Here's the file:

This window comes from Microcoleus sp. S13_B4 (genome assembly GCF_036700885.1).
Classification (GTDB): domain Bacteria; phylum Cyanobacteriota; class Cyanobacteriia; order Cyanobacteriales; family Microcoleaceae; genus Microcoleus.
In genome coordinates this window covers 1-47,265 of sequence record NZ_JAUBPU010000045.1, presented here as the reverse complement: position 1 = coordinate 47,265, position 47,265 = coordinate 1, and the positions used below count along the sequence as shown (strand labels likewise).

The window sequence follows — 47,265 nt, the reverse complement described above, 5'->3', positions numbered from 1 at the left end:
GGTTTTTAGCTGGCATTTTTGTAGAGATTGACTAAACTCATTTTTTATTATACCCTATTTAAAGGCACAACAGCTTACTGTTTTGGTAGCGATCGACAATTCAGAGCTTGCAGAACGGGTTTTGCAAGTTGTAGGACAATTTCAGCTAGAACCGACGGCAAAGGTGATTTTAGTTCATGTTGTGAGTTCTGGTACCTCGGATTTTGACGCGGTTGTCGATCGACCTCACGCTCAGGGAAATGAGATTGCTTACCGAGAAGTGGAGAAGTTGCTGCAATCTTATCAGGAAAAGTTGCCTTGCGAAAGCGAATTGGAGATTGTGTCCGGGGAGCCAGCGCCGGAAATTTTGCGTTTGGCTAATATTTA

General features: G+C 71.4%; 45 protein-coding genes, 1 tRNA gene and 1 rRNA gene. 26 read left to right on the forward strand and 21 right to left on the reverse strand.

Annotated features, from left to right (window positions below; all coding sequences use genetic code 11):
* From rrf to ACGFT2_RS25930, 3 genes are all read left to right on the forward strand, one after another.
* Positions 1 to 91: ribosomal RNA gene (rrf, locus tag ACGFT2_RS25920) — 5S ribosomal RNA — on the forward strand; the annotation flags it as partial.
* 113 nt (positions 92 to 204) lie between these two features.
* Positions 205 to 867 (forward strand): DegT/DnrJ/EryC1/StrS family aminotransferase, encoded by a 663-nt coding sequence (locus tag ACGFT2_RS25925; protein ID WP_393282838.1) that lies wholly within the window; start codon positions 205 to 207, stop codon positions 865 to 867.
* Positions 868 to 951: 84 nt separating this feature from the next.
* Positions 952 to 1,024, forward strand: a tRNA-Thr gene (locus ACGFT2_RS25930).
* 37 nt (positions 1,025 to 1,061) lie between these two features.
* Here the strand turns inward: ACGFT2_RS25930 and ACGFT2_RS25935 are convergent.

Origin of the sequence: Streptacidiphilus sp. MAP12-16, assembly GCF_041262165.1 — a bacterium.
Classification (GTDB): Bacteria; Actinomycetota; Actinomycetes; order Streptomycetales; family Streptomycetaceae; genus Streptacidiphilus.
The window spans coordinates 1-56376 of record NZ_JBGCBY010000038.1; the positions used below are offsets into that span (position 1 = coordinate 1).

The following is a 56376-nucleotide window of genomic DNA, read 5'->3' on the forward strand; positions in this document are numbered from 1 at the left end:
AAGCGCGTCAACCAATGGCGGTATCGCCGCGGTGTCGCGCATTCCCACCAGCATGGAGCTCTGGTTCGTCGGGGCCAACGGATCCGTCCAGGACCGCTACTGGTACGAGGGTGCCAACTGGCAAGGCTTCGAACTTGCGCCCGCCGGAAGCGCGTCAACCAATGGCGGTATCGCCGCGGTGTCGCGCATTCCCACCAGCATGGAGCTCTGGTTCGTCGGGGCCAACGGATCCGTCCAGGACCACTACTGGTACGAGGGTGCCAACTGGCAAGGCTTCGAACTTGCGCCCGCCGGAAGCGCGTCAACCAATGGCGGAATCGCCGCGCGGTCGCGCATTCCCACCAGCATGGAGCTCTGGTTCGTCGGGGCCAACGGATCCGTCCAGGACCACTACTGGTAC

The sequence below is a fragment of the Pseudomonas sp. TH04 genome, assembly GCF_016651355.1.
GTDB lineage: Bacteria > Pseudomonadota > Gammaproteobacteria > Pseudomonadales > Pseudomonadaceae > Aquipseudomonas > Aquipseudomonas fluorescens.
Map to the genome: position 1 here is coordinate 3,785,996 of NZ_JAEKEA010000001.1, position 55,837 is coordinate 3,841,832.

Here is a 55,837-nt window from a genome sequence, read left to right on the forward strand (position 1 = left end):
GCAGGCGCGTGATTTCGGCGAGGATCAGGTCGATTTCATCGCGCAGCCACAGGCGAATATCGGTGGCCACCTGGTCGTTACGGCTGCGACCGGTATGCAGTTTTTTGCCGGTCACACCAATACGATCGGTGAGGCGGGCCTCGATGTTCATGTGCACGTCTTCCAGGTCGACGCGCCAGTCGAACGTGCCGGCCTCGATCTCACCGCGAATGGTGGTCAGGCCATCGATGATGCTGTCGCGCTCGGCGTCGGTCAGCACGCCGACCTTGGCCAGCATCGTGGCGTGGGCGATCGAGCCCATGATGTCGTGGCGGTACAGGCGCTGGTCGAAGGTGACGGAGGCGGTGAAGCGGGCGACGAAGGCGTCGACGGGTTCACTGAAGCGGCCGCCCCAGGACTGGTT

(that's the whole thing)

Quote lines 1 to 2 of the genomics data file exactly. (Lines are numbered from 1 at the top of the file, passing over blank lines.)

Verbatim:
This window comes from Microcoleus sp. S13_B4 (genome assembly GCF_036700885.1).
Classification (GTDB): domain Bacteria; phylum Cyanobacteriota; class Cyanobacteriia; order Cyanobacteriales; family Microcoleaceae; genus Microcoleus.